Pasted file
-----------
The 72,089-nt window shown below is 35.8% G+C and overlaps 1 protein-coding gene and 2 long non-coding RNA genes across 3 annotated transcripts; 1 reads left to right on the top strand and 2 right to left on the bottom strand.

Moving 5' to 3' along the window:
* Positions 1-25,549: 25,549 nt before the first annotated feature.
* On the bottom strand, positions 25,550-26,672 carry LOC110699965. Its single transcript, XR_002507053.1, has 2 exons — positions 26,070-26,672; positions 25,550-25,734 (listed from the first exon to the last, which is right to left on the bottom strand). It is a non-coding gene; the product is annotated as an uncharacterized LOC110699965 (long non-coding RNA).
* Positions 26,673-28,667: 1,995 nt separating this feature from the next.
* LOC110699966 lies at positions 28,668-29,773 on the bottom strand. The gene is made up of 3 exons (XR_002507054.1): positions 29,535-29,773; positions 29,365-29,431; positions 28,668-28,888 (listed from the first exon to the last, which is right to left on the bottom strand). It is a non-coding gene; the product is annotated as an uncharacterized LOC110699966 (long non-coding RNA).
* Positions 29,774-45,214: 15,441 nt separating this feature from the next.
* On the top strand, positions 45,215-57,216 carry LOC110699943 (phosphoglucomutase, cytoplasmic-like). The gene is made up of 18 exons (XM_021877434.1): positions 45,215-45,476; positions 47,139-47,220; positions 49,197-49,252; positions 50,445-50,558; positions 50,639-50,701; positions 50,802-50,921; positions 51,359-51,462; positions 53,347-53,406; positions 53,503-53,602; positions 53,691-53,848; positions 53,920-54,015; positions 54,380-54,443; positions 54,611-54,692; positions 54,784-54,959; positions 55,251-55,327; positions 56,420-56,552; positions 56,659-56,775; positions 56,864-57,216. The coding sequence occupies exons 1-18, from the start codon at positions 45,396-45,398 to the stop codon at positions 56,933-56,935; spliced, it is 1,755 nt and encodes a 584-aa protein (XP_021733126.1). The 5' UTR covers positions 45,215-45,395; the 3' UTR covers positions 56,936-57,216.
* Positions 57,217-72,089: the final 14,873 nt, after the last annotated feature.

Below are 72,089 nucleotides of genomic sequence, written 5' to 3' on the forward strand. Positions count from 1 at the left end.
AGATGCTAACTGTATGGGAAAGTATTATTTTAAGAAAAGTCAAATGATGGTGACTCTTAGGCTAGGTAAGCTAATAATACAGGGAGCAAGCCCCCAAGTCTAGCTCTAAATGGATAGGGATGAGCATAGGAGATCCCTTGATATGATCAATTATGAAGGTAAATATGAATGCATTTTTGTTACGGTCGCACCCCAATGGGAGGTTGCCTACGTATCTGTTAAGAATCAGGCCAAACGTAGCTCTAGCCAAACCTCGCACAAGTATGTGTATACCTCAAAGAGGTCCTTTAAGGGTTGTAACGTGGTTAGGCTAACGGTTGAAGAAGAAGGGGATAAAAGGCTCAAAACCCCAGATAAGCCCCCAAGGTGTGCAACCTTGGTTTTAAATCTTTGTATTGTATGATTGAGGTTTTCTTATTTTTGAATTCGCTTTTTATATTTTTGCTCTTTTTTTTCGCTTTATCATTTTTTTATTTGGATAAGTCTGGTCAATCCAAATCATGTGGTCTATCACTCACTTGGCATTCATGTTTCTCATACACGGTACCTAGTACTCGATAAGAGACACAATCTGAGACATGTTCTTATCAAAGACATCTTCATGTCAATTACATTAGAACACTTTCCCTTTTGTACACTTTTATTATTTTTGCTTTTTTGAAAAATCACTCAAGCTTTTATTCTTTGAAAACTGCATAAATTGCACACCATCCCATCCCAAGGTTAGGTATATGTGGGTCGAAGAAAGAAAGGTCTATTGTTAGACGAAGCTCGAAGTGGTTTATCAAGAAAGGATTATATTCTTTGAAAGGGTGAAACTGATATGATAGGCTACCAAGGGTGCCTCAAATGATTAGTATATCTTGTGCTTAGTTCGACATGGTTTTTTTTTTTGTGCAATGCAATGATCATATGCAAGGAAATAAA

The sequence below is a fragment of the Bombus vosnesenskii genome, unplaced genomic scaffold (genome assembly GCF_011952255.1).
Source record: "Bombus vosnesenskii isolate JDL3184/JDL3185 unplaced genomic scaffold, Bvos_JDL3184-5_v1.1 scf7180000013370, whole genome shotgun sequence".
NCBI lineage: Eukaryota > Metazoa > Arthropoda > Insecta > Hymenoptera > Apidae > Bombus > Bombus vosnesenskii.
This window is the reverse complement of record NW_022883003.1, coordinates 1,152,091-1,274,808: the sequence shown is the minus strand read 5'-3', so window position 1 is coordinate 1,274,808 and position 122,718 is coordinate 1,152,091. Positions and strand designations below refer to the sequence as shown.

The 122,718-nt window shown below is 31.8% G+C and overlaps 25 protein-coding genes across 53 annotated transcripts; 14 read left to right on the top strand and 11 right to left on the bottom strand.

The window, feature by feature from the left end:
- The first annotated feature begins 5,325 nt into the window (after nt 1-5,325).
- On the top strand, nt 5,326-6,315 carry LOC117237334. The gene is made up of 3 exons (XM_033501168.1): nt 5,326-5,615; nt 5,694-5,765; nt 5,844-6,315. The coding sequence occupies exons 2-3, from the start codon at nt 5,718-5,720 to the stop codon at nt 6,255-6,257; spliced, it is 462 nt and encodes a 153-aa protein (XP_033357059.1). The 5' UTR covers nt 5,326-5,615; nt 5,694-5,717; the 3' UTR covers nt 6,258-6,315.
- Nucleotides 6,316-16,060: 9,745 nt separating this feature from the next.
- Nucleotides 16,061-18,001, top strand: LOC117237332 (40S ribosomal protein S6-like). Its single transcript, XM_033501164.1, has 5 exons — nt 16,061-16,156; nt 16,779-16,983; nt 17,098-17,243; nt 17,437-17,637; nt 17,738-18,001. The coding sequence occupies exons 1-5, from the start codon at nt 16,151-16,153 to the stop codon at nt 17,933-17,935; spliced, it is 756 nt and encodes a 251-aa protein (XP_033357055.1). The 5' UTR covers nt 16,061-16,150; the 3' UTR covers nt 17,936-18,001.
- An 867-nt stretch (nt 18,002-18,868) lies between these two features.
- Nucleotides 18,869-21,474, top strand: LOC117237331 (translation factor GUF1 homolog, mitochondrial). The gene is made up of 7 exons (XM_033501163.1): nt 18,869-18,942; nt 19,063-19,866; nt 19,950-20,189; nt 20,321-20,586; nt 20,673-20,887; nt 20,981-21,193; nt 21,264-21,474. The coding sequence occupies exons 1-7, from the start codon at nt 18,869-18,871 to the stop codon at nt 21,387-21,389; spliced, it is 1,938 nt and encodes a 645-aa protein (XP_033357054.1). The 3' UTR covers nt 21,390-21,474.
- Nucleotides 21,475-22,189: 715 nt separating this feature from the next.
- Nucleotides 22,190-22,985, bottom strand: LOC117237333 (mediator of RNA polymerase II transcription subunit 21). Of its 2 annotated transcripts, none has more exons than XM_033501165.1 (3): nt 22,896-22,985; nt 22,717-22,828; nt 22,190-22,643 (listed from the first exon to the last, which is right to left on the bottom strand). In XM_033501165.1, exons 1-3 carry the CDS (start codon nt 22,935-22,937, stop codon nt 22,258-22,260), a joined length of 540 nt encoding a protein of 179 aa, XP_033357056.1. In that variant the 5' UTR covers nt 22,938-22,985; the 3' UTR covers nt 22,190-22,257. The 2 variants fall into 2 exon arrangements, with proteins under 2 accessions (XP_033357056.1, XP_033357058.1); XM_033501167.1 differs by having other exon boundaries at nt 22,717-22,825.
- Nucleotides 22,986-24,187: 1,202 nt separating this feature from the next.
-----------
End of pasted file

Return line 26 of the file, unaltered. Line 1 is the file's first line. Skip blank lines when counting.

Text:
- Nucleotides 22,986-24,187: 1,202 nt separating this feature from the next.